Then when you put it in place and tighten the screws down it ozzes out. Then use a plastic scraper and trim it. Heads up: Make sure you center the window in the opening so you have close to equal flange all the way around to seal to the side of the camper. If not the winodw will be at the bottom of the opening, have a great seal on the bottom and the top will be short of sealing surface.

Then score it




Now trim


And it comes out like this


After a few hot days it will ozz some more from heat and compression. Just trim it off.

The butyl will last longer and not crack like putty tape. However it does come with one negative attribute that putty tape is a little more forgiving on. The butyl is sticker which is part of why it works as good as it does. The exposed edge will collect some dirt. Now the putty tape does collect dirt too and it looks black over time from mold and dirt but you will notice the butyl will have small specs of dirt stuck in it after a few tows down the road. You can either live with it or apply with your finger some Dicor “non” leveling caulk over it. Using masking tape to mast the camper about 1/8" away before applying the caulk to help keep the mess down. The Dicor will be white when cured and stays flexible and you can wash it and stuff does not stick to it like putty tape or butyl. And you can remove if the day every comes.

I will caution to not use a silicone based caulk. It will work for about 1 year then start peeling off and worst the silicone is stuck to the surface making it extremely hard to use other better sealants over that area. They no longer stick. Silicone has it's place, this is just not one of them.

Hope this helps and good luck. Pop a few pics if you get a chance.

John
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Old 07-21-2010, 12:55 PM   #5
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Wow John, thanks so much for the pictures and explaination. I think that I was picturing the whole process wrong. The butyl tape goes around the window opening and on the window lip (similar to your cargo door), correct? I was thinking that you put it on the space between the outside wall and the inside wall. I went to Jim Donny's RV today and ordered the butyl tape, they only had black in stock. I'll pick up the gray tomorrow. He explained the difference between butyl and the putty stuff. I hope to tackle the project next week.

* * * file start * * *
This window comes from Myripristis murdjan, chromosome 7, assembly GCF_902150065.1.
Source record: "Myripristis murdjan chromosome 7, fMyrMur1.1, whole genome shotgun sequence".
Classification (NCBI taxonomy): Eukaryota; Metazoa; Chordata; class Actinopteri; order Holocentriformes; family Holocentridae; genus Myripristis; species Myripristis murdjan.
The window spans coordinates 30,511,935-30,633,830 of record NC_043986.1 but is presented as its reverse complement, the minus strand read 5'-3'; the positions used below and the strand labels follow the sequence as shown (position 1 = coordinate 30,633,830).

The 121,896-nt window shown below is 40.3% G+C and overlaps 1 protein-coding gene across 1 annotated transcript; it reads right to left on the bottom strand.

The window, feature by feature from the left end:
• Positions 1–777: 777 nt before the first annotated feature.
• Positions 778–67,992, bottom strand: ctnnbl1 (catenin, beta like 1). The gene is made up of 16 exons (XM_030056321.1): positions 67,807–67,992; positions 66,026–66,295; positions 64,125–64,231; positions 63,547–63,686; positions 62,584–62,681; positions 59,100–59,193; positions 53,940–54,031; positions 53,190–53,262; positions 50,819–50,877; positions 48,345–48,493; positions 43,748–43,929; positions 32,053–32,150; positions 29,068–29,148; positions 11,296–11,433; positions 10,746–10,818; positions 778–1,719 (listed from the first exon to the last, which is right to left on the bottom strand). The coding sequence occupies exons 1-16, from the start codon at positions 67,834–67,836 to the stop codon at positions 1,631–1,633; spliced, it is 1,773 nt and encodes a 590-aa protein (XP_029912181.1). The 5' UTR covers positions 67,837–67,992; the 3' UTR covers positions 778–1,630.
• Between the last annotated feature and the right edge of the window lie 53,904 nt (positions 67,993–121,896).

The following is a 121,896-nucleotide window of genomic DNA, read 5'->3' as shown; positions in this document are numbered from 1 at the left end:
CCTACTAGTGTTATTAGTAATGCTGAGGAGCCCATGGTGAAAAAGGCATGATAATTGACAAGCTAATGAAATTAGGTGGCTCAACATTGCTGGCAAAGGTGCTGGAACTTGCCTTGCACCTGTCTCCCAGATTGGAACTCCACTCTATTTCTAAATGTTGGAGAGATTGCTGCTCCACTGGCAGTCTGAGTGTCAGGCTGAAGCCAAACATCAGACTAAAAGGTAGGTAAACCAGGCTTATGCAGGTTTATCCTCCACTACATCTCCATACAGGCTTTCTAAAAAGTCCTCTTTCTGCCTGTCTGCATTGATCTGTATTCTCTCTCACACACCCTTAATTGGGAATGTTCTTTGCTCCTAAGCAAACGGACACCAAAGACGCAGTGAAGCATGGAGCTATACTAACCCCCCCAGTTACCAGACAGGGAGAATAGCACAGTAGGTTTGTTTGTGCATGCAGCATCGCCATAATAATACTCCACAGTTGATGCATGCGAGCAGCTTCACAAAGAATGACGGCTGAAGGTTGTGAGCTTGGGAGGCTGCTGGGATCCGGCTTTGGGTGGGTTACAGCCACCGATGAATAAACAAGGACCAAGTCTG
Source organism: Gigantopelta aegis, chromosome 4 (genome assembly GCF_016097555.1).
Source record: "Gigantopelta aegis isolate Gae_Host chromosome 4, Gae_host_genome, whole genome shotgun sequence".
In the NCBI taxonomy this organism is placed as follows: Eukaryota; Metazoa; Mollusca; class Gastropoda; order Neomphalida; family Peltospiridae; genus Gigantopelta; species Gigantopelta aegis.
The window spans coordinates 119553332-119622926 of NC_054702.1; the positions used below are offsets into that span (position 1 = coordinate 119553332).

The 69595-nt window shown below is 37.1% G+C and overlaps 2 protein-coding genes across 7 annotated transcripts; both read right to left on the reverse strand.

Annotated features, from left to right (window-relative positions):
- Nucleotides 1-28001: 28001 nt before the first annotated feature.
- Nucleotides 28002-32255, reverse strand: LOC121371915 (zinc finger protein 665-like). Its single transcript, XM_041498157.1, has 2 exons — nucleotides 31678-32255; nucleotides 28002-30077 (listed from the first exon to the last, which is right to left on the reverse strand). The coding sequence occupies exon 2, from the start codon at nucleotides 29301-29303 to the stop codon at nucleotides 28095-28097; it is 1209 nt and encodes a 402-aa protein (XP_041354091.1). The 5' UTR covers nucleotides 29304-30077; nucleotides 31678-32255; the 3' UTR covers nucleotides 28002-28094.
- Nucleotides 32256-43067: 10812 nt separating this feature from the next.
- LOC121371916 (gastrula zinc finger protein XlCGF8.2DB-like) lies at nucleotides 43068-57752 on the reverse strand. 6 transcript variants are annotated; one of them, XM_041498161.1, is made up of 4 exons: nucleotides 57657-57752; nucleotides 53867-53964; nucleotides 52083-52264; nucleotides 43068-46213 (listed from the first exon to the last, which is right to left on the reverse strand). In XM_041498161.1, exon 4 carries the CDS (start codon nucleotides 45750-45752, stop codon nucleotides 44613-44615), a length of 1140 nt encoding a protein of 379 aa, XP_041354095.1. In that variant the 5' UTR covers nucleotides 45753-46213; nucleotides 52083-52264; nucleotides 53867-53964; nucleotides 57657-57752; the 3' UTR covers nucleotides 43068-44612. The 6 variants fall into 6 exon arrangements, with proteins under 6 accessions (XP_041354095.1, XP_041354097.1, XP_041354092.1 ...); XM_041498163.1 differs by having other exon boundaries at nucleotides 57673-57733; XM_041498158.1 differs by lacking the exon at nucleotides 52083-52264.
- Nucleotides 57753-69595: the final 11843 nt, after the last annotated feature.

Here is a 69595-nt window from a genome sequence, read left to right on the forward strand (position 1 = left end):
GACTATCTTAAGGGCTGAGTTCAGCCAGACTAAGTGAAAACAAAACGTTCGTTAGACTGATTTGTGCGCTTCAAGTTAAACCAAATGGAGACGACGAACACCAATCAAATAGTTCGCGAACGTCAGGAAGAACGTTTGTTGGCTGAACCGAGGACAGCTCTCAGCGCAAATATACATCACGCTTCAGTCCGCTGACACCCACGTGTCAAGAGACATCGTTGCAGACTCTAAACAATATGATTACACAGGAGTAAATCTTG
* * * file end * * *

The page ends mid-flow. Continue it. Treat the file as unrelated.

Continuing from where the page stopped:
We bought our 2753 new in September 2004, after the one we purchased in March was crushed by a huge tree in our yard. I joined the SOC when I found out Sunline was going out of business. I check the forum often but don't post that much. We camp mostly in State Parks and have towed our Sunline up and down the East Coast from Maryland to the Florida Keys. Other than replacing tires, we've never had a problem. This year I noticed a very slight leak at the window when towing in the rain or when we wash the trailer.

Thanks again for the pictures and advice. I'll let you know how the project comes out.

Bart
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Old 07-21-2010, 09:32 PM   #6
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Hi Bart

Yes that is correct, you apply the butyl tape to the window flange out in the open just like my cargo door is showing. And I suggest to put small strips in the valleys of the aluminum siding for added protection. Then when the window is set the sealing tape on the window flange contacts the TT.

Here are those pics I was referring to I had at home to give you an idea of the interior flange that holds the window in and what it looks like behind it.

This is of a side window but the front is held in the same.

The square head screws hold a flange that holds the window frame in. Take them out.


Then you end up with a white metal flange in your hand.


And here is what it looks like looking in the air gap between window and the wooden frame. You can see the gray putty tape thru this gap. And I’m sure on yours you may be able to see daylight outside or witness marks in the putty when you pull the window on how the water got in. And as you can see, you need to get the window centered in the opening to have equal sealing on the outside flange. If you are totally skewed to one side a corner can almost miss touching the siding.


Your towing in the rain and water coming in confirms my story… Your camper and mine as very close in age, mine a little older.

Gee a tree fell on your camper….. ouch. Glad you where able to get a new one when you could.

We like to hear about camping adventures from time to time so post away. We too are State Park Campers but venture out to privatge CG's as well from time to time. Hope to be National Park Campers too and not soon enough....

Hope this helps

John